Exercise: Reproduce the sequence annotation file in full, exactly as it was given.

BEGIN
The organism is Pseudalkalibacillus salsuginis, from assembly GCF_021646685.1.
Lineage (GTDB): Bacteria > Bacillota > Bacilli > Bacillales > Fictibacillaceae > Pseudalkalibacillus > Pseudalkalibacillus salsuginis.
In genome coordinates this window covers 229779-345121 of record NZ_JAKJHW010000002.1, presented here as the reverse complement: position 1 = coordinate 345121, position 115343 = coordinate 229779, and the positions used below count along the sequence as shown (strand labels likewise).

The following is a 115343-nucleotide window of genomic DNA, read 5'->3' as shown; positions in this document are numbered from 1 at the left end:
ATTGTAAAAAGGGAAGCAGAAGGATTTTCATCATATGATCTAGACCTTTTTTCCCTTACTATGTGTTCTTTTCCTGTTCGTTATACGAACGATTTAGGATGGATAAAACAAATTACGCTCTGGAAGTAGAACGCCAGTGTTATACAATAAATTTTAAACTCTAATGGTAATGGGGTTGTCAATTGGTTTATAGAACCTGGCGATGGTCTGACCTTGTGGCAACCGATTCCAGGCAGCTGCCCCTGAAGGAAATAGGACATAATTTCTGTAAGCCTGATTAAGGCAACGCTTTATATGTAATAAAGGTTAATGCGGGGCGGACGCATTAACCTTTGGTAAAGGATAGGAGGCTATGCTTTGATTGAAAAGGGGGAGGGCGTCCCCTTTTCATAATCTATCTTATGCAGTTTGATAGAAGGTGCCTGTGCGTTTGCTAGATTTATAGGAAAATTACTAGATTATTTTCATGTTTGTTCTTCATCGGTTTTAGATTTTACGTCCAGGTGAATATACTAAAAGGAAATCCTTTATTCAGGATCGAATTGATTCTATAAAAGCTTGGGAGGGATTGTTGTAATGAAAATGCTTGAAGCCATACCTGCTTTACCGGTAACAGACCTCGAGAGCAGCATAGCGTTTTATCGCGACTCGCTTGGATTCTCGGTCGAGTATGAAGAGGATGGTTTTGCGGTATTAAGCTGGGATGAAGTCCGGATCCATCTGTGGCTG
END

The organism is Pseudalkalibacillus salsuginis, from assembly GCF_021646685.1.
Lineage (GTDB): Bacteria > Bacillota > Bacilli > Bacillales > Fictibacillaceae > Pseudalkalibacillus > Pseudalkalibacillus salsuginis.
In genome coordinates this window covers 229779-345121 of record NZ_JAKJHW010000002.1, presented here as the reverse complement: position 1 = coordinate 345121, position 115343 = coordinate 229779, and the positions used below count along the sequence as shown (strand labels likewise).

The following is a 115343-nucleotide window of genomic DNA, read 5'->3' as shown; positions in this document are numbered from 1 at the left end:
ATTGTAAAAAGGGAAGCAGAAGGATTTTCATCATATGATCTAGACCTTTTTTCCCTTACTATGTGTTCTTTTCCTGTTCGTTATACGAACGATTTAGGATGGATAAAACAAATTACGCTCTGGAAGTAGAACGCCAGTGTTATACAATAAATTTTAAACTCTAATGGTAATGGGGTTGTCAATTGGTTTATAGAACCTGGCGATGGTCTGACCTTGTGGCAACCGATTCCAGGCAGCTGCCCCTGAAGGAAATAGGACATAATTTCTGTAAGCCTGATTAAGGCAACGCTTTATATGTAATAAAGGTTAATGCGGGGCGGACGCATTAACCTTTGGTAAAGGATAGGAGGCTATGCTTTGATTGAAAAGGGGGAGGGCGTCCCCTTTTCATAATCTATCTTATGCAGTTTGATAGAAGGTGCCTGTGCGTTTGCTAGATTTATAGGAAAATTACTAGATTATTTTCATGTTTGTTCTTCATCGGTTTTAGATTTTACGTCCAGGTGAATATACTAAAAGGAAATCCTTTATTCAGGATCGAATTGATTCTATAAAAGCTTGGGAGGGATTGTTGTAATGAAAATGCTTGAAGCCATACCTGCTTTACCGGTAACAGACCTCGAGAGCAGCATAGCGTTTTATCGCGACTCGCTTGGATTCTCGGTCGAGTATGAAGAGGATGGTTTTGCGGTATTAAGCTGGGATGAAGTCCGGATCCATCTGTGGCTG